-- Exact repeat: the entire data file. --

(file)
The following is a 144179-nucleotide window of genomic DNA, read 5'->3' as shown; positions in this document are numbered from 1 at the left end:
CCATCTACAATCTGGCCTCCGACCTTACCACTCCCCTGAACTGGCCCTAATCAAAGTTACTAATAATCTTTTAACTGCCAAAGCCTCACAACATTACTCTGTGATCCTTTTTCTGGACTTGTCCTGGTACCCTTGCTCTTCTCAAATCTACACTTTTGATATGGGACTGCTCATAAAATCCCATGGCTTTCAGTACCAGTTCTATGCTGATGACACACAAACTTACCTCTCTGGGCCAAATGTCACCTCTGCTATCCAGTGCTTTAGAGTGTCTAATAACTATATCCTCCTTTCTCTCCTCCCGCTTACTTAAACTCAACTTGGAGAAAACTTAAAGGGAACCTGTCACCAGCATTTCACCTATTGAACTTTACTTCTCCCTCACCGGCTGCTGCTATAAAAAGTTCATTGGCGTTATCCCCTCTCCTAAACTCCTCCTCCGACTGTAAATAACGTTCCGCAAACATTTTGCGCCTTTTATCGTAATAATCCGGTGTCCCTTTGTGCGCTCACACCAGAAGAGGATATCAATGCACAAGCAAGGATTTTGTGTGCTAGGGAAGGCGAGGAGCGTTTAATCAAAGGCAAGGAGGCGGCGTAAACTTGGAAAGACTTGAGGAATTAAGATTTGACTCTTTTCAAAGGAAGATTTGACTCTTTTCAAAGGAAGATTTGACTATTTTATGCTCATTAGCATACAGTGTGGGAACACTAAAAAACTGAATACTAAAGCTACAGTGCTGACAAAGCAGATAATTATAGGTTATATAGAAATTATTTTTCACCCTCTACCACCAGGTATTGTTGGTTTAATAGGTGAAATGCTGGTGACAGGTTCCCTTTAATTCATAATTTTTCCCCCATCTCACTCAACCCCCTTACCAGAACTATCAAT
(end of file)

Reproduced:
The following is a 144179-nucleotide window of genomic DNA, read 5'->3' as shown; positions in this document are numbered from 1 at the left end:
CCATCTACAATCTGGCCTCCGACCTTACCACTCCCCTGAACTGGCCCTAATCAAAGTTACTAATAATCTTTTAACTGCCAAAGCCTCACAACATTACTCTGTGATCCTTTTTCTGGACTTGTCCTGGTACCCTTGCTCTTCTCAAATCTACACTTTTGATATGGGACTGCTCATAAAATCCCATGGCTTTCAGTACCAGTTCTATGCTGATGACACACAAACTTACCTCTCTGGGCCAAATGTCACCTCTGCTATCCAGTGCTTTAGAGTGTCTAATAACTATATCCTCCTTTCTCTCCTCCCGCTTACTTAAACTCAACTTGGAGAAAACTTAAAGGGAACCTGTCACCAGCATTTCACCTATTGAACTTTACTTCTCCCTCACCGGCTGCTGCTATAAAAAGTTCATTGGCGTTATCCCCTCTCCTAAACTCCTCCTCCGACTGTAAATAACGTTCCGCAAACATTTTGCGCCTTTTATCGTAATAATCCGGTGTCCCTTTGTGCGCTCACACCAGAAGAGGATATCAATGCACAAGCAAGGATTTTGTGTGCTAGGGAAGGCGAGGAGCGTTTAATCAAAGGCAAGGAGGCGGCGTAAACTTGGAAAGACTTGAGGAATTAAGATTTGACTCTTTTCAAAGGAAGATTTGACTCTTTTCAAAGGAAGATTTGACTATTTTATGCTCATTAGCATACAGTGTGGGAACACTAAAAAACTGAATACTAAAGCTACAGTGCTGACAAAGCAGATAATTATAGGTTATATAGAAATTATTTTTCACCCTCTACCACCAGGTATTGTTGGTTTAATAGGTGAAATGCTGGTGACAGGTTCCCTTTAATTCATAATTTTTCCCCCATCTCACTCAACCCCCTTACCAGAACTATCAAT